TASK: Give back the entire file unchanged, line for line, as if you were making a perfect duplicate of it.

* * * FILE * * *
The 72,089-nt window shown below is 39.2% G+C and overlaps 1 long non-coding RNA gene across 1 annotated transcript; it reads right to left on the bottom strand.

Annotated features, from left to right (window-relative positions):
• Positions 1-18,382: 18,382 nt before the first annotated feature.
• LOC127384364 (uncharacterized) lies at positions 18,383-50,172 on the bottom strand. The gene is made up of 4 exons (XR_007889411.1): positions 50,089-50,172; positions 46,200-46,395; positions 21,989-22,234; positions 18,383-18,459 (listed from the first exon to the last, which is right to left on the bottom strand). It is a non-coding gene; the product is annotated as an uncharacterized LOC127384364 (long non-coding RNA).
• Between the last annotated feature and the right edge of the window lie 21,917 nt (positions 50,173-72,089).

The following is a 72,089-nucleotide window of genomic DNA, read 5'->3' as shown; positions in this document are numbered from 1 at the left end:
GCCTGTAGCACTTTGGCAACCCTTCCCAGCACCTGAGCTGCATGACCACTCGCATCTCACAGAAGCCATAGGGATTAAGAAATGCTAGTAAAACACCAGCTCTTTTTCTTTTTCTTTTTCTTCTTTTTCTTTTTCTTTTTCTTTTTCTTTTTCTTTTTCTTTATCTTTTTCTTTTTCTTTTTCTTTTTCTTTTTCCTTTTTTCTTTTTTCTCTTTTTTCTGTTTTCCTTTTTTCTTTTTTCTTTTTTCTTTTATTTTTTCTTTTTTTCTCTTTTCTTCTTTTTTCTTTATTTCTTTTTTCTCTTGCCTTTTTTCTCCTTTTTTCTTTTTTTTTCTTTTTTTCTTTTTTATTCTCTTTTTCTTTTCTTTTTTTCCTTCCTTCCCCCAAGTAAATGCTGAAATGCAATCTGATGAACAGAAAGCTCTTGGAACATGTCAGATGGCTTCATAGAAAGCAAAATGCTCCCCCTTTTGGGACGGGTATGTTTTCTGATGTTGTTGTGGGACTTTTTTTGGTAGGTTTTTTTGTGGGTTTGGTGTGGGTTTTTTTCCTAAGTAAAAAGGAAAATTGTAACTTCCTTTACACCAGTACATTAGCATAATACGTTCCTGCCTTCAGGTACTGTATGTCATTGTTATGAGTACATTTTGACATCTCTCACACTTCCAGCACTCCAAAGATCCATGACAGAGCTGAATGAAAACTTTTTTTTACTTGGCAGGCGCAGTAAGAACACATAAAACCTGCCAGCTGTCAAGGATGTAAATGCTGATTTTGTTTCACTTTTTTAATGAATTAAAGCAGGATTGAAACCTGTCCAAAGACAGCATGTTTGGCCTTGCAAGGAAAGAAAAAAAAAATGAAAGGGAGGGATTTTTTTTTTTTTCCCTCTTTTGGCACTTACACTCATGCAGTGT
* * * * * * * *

The 72,089-nt window shown below is 39.2% G+C and overlaps 1 long non-coding RNA gene across 1 annotated transcript; it reads right to left on the bottom strand.

Annotated features, from left to right (window-relative positions):
• Positions 1-18,382: 18,382 nt before the first annotated feature.
• LOC127384364 (uncharacterized) lies at positions 18,383-50,172 on the bottom strand. The gene is made up of 4 exons (XR_007889411.1): positions 50,089-50,172; positions 46,200-46,395; positions 21,989-22,234; positions 18,383-18,459 (listed from the first exon to the last, which is right to left on the bottom strand). It is a non-coding gene; the product is annotated as an uncharacterized LOC127384364 (long non-coding RNA).
• Between the last annotated feature and the right edge of the window lie 21,917 nt (positions 50,173-72,089).

The following is a 72,089-nucleotide window of genomic DNA, read 5'->3' as shown; positions in this document are numbered from 1 at the left end:
GCCTGTAGCACTTTGGCAACCCTTCCCAGCACCTGAGCTGCATGACCACTCGCATCTCACAGAAGCCATAGGGATTAAGAAATGCTAGTAAAACACCAGCTCTTTTTCTTTTTCTTTTTCTTCTTTTTCTTTTTCTTTTTCTTTTTCTTTTTCTTTTTCTTTATCTTTTTCTTTTTCTTTTTCTTTTTCTTTTTCCTTTTTTCTTTTTTCTCTTTTTTCTGTTTTCCTTTTTTCTTTTTTCTTTTTTCTTTTATTTTTTCTTTTTTTCTCTTTTCTTCTTTTTTCTTTATTTCTTTTTTCTCTTGCCTTTTTTCTCCTTTTTTCTTTTTTTTTCTTTTTTTCTTTTTTATTCTCTTTTTCTTTTCTTTTTTTCCTTCCTTCCCCCAAGTAAATGCTGAAATGCAATCTGATGAACAGAAAGCTCTTGGAACATGTCAGATGGCTTCATAGAAAGCAAAATGCTCCCCCTTTTGGGACGGGTATGTTTTCTGATGTTGTTGTGGGACTTTTTTTGGTAGGTTTTTTTGTGGGTTTGGTGTGGGTTTTTTTCCTAAGTAAAAAGGAAAATTGTAACTTCCTTTACACCAGTACATTAGCATAATACGTTCCTGCCTTCAGGTACTGTATGTCATTGTTATGAGTACATTTTGACATCTCTCACACTTCCAGCACTCCAAAGATCCATGACAGAGCTGAATGAAAACTTTTTTTTACTTGGCAGGCGCAGTAAGAACACATAAAACCTGCCAGCTGTCAAGGATGTAAATGCTGATTTTGTTTCACTTTTTTAATGAATTAAAGCAGGATTGAAACCTGTCCAAAGACAGCATGTTTGGCCTTGCAAGGAAAGAAAAAAAAAATGAAAGGGAGGGATTTTTTTTTTTTTCCCTCTTTTGGCACTTACACTCATGCAGTGT